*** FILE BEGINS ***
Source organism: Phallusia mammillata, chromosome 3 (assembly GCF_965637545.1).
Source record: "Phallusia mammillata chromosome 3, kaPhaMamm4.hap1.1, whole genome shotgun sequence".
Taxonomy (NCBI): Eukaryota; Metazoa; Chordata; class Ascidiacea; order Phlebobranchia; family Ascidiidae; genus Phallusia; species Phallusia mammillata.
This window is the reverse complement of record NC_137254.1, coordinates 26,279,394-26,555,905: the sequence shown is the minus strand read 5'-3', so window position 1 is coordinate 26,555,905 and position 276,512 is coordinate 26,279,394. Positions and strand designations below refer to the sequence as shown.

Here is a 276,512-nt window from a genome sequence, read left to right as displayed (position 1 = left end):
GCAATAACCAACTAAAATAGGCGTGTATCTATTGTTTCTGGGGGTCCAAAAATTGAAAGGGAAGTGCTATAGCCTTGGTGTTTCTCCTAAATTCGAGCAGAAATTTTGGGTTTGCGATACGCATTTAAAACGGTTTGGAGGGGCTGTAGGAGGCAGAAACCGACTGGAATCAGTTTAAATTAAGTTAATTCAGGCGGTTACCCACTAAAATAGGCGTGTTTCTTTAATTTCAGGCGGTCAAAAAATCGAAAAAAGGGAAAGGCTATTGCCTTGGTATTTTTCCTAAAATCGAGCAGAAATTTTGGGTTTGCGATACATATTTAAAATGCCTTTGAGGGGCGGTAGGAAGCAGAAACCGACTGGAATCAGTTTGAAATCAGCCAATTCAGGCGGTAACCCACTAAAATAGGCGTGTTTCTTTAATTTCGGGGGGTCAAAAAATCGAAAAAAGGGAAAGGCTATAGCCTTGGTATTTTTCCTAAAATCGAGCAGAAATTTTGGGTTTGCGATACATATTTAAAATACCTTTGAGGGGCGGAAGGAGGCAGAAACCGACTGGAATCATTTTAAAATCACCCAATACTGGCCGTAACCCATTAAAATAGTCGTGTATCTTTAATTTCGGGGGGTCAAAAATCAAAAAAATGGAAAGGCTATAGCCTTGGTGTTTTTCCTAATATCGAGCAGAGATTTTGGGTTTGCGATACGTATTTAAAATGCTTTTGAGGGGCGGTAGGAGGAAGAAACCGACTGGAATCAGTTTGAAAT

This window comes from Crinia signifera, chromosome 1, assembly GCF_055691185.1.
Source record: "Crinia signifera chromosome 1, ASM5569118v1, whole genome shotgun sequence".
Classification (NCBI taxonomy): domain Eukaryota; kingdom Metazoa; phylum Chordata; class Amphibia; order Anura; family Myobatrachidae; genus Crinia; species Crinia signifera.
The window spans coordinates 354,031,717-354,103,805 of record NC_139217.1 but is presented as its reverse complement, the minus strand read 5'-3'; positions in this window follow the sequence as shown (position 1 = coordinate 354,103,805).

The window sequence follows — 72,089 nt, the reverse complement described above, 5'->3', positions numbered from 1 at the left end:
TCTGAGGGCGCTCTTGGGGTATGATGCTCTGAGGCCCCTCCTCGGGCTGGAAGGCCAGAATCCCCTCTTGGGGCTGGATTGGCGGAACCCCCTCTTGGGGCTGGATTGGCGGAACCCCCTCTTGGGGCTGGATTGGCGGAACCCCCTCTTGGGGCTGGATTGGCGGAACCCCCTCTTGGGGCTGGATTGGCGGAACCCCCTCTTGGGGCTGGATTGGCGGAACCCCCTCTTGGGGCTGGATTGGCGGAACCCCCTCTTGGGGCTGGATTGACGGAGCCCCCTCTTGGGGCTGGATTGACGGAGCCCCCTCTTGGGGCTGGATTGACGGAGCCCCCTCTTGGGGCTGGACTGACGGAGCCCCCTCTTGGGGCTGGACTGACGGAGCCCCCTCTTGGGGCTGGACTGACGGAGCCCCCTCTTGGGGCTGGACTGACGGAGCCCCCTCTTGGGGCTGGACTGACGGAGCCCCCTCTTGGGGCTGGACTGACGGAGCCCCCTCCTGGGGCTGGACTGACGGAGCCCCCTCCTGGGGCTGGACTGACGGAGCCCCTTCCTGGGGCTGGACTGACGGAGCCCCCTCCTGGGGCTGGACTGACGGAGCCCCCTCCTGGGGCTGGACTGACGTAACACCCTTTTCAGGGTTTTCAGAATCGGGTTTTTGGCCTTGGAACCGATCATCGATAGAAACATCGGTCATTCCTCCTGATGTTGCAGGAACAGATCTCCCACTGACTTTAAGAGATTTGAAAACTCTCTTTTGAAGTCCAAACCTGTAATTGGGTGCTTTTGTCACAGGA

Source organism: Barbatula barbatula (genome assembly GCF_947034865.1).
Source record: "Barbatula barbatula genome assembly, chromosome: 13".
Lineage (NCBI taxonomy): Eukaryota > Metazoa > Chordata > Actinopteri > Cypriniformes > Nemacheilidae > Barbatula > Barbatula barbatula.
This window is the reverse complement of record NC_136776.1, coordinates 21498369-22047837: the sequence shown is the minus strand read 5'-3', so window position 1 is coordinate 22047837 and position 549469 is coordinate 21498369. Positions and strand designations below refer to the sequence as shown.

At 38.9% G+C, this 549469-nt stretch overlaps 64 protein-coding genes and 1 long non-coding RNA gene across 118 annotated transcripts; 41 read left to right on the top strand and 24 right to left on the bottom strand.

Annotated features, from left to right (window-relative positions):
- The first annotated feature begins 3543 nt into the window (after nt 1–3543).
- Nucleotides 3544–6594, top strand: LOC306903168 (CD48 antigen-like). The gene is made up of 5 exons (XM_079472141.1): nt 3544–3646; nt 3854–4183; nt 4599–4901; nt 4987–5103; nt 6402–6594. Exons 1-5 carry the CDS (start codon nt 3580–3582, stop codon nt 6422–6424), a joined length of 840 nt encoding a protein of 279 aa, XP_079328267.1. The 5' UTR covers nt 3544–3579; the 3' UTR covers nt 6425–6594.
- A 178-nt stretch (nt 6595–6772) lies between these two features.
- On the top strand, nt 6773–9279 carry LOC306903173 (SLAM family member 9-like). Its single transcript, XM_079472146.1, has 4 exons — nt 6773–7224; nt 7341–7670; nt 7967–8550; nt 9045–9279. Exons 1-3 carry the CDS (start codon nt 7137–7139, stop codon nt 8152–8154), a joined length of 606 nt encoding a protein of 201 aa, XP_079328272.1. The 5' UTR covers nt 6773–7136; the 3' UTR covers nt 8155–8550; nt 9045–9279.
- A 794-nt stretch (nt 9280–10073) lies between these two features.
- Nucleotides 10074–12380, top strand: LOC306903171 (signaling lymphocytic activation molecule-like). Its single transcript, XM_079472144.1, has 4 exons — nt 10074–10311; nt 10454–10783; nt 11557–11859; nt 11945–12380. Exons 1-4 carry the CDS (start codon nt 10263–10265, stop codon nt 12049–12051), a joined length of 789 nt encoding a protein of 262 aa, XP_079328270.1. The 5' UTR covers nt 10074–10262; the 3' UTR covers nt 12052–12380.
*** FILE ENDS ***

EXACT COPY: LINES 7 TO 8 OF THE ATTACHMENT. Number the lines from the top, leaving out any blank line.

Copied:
This window comes from Crinia signifera, chromosome 1, assembly GCF_055691185.1.
Source record: "Crinia signifera chromosome 1, ASM5569118v1, whole genome shotgun sequence".